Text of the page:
The only difference between Hartz and the instant case is the party accused of restraining trade. Here, Collectibles claims that Plough, a distributor and manufacturer of Zinka with whom Collectibles has no contractual relationship, is restraining trade. This distinction makes no difference. The key in Hartz is that a broker, by contrast to a distributor, is not a consumer of the product marketed. Therefore, if Collectibles was never a consumer of Zinka, it can not be a competitor of Plough. Additionally, an examination of Collectibles' duties as a broker for Ambassador shows it was not a consumer. Collectibles never bought and resold Zinka. Collectibles simply solicited orders which were shipped and invoiced by Ambassador and then Collectibles was paid a percentage as commission.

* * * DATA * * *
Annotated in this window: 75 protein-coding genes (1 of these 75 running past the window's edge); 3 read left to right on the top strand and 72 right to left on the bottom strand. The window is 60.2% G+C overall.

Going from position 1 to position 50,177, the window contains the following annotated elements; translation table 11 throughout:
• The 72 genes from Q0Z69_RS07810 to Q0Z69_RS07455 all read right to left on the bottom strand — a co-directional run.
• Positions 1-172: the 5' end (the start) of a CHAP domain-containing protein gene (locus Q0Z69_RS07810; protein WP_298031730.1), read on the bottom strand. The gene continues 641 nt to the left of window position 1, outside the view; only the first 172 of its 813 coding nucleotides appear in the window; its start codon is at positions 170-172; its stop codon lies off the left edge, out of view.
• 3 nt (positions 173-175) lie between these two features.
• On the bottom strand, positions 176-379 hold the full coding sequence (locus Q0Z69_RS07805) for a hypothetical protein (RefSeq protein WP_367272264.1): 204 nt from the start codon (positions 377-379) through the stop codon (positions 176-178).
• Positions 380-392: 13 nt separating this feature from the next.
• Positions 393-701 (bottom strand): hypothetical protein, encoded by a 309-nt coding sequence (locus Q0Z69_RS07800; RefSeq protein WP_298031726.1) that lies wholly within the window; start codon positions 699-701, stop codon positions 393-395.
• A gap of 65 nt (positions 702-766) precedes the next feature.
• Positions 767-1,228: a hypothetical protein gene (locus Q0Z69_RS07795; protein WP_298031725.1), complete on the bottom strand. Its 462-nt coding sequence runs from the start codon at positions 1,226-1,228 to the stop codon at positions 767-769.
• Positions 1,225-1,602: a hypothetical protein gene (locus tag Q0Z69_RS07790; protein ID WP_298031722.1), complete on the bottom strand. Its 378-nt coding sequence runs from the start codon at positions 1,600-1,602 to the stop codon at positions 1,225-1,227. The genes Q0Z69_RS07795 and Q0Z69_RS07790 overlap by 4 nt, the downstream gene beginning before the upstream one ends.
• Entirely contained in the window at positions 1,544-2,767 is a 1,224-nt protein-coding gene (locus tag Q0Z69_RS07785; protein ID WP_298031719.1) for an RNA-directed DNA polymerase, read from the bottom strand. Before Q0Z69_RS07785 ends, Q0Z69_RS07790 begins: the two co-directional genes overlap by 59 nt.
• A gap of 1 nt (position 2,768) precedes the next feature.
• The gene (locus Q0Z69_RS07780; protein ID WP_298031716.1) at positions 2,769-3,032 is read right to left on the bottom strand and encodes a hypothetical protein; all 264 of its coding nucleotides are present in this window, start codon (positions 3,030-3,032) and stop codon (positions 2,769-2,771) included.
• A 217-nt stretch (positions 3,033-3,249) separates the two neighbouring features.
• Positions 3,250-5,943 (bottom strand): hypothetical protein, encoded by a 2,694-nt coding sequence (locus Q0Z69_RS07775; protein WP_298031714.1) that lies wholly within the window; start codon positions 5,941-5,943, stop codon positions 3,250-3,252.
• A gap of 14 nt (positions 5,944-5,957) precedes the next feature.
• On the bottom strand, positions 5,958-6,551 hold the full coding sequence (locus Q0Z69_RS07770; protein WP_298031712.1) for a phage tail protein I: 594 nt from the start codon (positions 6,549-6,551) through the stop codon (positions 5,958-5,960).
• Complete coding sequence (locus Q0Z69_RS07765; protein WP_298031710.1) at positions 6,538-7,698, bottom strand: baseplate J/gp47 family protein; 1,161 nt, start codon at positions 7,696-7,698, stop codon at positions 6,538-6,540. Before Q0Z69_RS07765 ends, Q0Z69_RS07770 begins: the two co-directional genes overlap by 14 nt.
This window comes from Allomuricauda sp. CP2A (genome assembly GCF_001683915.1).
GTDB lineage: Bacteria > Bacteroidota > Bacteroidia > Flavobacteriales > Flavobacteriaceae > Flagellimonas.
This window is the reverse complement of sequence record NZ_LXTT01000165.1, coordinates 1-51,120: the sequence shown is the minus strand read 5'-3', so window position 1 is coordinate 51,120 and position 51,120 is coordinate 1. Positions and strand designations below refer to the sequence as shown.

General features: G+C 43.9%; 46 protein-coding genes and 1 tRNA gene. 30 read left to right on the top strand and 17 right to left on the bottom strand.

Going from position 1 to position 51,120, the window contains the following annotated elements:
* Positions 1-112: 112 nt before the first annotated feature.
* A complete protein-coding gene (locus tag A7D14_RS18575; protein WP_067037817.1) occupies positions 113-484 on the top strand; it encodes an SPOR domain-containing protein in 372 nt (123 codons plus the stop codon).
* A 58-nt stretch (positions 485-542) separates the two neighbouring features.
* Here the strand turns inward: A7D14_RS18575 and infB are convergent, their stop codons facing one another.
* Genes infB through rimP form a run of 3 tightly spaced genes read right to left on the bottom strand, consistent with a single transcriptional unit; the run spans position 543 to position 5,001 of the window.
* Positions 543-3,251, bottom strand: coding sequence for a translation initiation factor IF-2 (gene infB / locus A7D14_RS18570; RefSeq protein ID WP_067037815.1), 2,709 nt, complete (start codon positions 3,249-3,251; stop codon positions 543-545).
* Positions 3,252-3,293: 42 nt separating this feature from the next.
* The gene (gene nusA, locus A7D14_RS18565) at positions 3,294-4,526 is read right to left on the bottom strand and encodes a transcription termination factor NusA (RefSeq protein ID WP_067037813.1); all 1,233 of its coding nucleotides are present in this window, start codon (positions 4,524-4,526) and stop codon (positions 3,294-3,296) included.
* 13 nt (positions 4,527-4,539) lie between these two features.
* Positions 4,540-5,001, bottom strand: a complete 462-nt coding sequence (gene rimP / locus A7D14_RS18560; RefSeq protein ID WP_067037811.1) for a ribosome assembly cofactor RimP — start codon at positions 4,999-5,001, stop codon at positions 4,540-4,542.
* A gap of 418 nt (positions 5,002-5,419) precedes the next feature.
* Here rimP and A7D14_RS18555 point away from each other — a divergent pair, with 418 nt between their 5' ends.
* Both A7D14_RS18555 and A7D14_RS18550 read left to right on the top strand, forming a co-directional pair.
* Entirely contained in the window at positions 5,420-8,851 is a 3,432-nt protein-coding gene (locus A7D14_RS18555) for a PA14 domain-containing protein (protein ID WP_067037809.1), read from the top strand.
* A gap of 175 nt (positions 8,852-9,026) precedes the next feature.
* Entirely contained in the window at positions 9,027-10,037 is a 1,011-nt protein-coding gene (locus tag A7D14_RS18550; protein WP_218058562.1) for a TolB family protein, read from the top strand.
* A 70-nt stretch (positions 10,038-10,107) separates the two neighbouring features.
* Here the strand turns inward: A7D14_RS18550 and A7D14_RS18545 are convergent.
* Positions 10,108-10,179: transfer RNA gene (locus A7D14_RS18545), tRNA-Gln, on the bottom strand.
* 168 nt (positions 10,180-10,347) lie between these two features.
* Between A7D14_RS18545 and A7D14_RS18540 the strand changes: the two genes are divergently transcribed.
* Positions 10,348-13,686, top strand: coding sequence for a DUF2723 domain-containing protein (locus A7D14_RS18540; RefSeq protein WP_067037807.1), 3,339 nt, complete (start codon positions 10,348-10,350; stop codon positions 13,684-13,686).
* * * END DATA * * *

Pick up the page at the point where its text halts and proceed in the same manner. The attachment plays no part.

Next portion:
Because Collectibles was not a consumer of Zinka it could not have been in competition with Plough, a distributor and manufacturer of Zinka. Additionally, Ambassador legally terminated its contract with Collectibles at the time it entered into the exclusive licencing agreement with Plough and thus Collectibles and Plough were not competitors. Therefore, Collectibles is not a competitor or consumer and thus lacks standing to sue for any antitrust violation.

Accordingly, the judgment of the district court is affirmed.


The Honorable Roy W. Harper, Senior United States District Judge for the Eastern District of Missouri


S.D. Collectibles v. Plough, Inc., No. 89-1362C(A) (E.D. Mo. Oct. 10, 1990) (grant of Plough's motion for summary judgment); id. (Feb. 19, 1991) (denial of S.D. Collectibles motion for reconsideration)